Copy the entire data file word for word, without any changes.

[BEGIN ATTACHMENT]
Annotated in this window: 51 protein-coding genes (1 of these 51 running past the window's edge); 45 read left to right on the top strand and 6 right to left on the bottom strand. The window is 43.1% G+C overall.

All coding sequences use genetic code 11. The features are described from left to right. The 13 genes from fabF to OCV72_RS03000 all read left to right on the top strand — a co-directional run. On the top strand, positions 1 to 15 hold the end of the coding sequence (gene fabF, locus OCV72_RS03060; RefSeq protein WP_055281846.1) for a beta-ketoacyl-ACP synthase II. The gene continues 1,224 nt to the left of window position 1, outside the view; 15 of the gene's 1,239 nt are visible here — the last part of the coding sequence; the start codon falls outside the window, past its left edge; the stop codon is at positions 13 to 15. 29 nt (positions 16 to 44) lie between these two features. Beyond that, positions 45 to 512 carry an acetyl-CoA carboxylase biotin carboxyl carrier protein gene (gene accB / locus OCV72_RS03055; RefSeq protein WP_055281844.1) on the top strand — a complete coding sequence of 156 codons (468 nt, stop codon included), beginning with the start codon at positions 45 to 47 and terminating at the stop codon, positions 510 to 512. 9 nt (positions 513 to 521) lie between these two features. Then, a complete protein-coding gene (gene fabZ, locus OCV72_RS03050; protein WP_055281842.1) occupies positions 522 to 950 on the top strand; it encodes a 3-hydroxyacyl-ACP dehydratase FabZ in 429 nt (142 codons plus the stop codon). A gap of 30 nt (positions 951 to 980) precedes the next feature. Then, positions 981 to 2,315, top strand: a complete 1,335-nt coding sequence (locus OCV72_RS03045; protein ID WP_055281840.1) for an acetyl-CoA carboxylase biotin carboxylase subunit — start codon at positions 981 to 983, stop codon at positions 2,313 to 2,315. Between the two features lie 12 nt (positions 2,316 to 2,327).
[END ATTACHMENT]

Annotated in this window: 51 protein-coding genes (1 of these 51 running past the window's edge); 45 read left to right on the top strand and 6 right to left on the bottom strand. The window is 43.1% G+C overall.

All coding sequences use genetic code 11. The features are described from left to right. The 13 genes from fabF to OCV72_RS03000 all read left to right on the top strand — a co-directional run. On the top strand, positions 1 to 15 hold the end of the coding sequence (gene fabF, locus OCV72_RS03060; RefSeq protein WP_055281846.1) for a beta-ketoacyl-ACP synthase II. The gene continues 1,224 nt to the left of window position 1, outside the view; 15 of the gene's 1,239 nt are visible here — the last part of the coding sequence; the start codon falls outside the window, past its left edge; the stop codon is at positions 13 to 15. 29 nt (positions 16 to 44) lie between these two features. Beyond that, positions 45 to 512 carry an acetyl-CoA carboxylase biotin carboxyl carrier protein gene (gene accB / locus OCV72_RS03055; RefSeq protein WP_055281844.1) on the top strand — a complete coding sequence of 156 codons (468 nt, stop codon included), beginning with the start codon at positions 45 to 47 and terminating at the stop codon, positions 510 to 512. 9 nt (positions 513 to 521) lie between these two features. Then, a complete protein-coding gene (gene fabZ, locus OCV72_RS03050; protein WP_055281842.1) occupies positions 522 to 950 on the top strand; it encodes a 3-hydroxyacyl-ACP dehydratase FabZ in 429 nt (142 codons plus the stop codon). A gap of 30 nt (positions 951 to 980) precedes the next feature. Then, positions 981 to 2,315, top strand: a complete 1,335-nt coding sequence (locus OCV72_RS03045; protein ID WP_055281840.1) for an acetyl-CoA carboxylase biotin carboxylase subunit — start codon at positions 981 to 983, stop codon at positions 2,313 to 2,315. Between the two features lie 12 nt (positions 2,316 to 2,327).